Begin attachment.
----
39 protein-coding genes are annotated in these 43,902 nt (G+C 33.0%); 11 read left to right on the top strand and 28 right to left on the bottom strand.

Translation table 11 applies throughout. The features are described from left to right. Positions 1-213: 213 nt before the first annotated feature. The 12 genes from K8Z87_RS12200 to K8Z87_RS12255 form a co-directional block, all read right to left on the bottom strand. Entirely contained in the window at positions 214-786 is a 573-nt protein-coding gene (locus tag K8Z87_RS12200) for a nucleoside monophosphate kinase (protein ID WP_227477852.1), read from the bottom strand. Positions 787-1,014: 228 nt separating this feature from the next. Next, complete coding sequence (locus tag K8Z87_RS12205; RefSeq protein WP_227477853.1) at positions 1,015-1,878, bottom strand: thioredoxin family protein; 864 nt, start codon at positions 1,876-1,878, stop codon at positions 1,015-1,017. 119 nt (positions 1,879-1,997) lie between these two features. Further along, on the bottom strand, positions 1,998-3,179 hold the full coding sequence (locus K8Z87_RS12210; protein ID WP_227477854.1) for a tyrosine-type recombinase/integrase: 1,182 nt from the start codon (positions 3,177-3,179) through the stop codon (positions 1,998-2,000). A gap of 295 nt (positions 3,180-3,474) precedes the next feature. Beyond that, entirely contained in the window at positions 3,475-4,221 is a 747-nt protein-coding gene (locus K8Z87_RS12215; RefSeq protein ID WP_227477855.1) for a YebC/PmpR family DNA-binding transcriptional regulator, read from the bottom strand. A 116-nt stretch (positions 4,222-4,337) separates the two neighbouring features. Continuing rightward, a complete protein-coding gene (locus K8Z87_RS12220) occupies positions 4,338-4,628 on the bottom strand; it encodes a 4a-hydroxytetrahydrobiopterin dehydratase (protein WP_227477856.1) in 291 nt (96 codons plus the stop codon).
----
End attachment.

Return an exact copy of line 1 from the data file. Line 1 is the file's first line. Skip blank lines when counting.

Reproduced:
39 protein-coding genes are annotated in these 43,902 nt (G+C 33.0%); 11 read left to right on the top strand and 28 right to left on the bottom strand.